AUSTRAC recently initiated legal proceedings against Commonwealth Bank of Australia on CBA’s alleged systematic breaches of its AML obligations. The incident has attracted a lot of media attention. Articles have merged in the past a few days blaming all the big banks for being involved in money laundering activities. Before we stamp all banks as the bad guys, I’d like to shed some light on the banks and their AML obligations.
Banks or Law Enforcement
Banks are commercial organisations with extensive AML obligations and should do the right thing as responsible corporate citizens in our community, but they are not law enforcement agencies. Their primary goal is to, within the legal and regulatory framework, maximise returns on investment for their shareholders and other investors. It is not their purpose of existence to stop money laundering activities if it is even possible.
Given the nature of banking services and the sheer volume of transactions, I dare say that all banks have probably had their services abused for money laundering purposes at some point. The fact that this has most likely occurred is not the point. The question that should be asked is whether the bank in question has complied with its AML laws in substance.
The keywords here are ‘in substance’. It is the banks’ job to reasonably know who they are dealing with before they provide any services to a customer (KYC), and it is the banks’ job to have adequate systems and procedures in place to monitor customer transactions on an ongoing basis. Apart from threshold transactions reports (TTR, the famous $10k threshold) and a few other reporting obligations, banks are obligated to investigate into any anomalies highlighted by these above-mentioned AML processes and file reports with AUSTRAC, if they could form a suspicion on reasonable ground on matters within the scope of s 41 of the AML/CTF Act. If a bank finds itself repeatedly reporting the same customer to AUSTRAC, it needs to consider exiting the customer, although it may be worthwhile to contact AUSTRAC to ensure doing so will not alert the person of any potential ongoing investigations that may be carried out by other law enforcement agencies.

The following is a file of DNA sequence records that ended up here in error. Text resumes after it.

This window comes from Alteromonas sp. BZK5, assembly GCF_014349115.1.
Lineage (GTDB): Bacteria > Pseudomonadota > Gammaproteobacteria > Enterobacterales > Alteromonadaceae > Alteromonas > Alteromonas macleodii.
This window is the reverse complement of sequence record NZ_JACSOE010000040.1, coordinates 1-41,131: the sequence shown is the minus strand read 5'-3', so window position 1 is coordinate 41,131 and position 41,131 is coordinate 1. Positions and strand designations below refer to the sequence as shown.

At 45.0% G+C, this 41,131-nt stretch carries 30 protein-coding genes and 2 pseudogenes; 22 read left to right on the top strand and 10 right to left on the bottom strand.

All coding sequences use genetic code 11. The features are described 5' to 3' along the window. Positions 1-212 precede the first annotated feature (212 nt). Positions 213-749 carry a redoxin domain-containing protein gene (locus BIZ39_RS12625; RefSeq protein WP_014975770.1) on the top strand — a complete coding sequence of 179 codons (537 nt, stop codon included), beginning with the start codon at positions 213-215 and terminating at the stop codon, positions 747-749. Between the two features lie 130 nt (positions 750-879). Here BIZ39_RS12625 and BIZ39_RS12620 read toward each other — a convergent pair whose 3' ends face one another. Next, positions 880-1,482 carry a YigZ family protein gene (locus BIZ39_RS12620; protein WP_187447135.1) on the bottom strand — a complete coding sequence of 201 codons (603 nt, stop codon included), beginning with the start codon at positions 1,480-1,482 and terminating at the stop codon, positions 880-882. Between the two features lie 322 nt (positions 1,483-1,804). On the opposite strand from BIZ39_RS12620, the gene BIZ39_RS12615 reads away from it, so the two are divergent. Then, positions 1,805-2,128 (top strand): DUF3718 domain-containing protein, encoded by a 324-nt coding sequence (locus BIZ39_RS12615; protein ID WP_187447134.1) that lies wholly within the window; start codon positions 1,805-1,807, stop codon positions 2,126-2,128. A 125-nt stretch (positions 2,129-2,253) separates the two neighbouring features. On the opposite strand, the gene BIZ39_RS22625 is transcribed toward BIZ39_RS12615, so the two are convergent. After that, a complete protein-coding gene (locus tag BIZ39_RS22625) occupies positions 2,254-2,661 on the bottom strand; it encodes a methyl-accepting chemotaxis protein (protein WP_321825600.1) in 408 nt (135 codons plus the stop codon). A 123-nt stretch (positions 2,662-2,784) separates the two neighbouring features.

In short, it is the circumstances in which a bank’s services are abused for money laundering purposes that should be examined to see whether any systematic breaches have occurred. The fact that the abuse has happened, by itself, does not make a bank the bad guy. Banks are not cops.
S 123 Offence of Tipping Off
Section 123 of the AML/CTF Act prohibits releasing of information under certain circumstances and the net it casts is wide. It is possible that the front line staff of a bank might not be aware that reports have been filed about a particular customer. This has practical implications as the staff who are in direct contact with customers are arguably in the best position to spot red flags. S 123 may have the undesired impact of preventing the sharing of information between financial institutions and between financial institutions and law enforcement agencies.
The bottom line is that banks need to take their AML matters very seriously, comply with the substance of the law rather than just ticking off boxes. This is not only because systematic breaches to AML obligations may have serious legal consequences, but also it is their responsibility to do the right thing in our community. At the same time, we need to appreciate that banks do not equal law enforcement and it is not the No 1 thing on their list to stop crimes and catch criminals.
Note: Xiaoshu is not a legal practitioner. This article has been provided for general purposes only and cannot be construed as legal advice.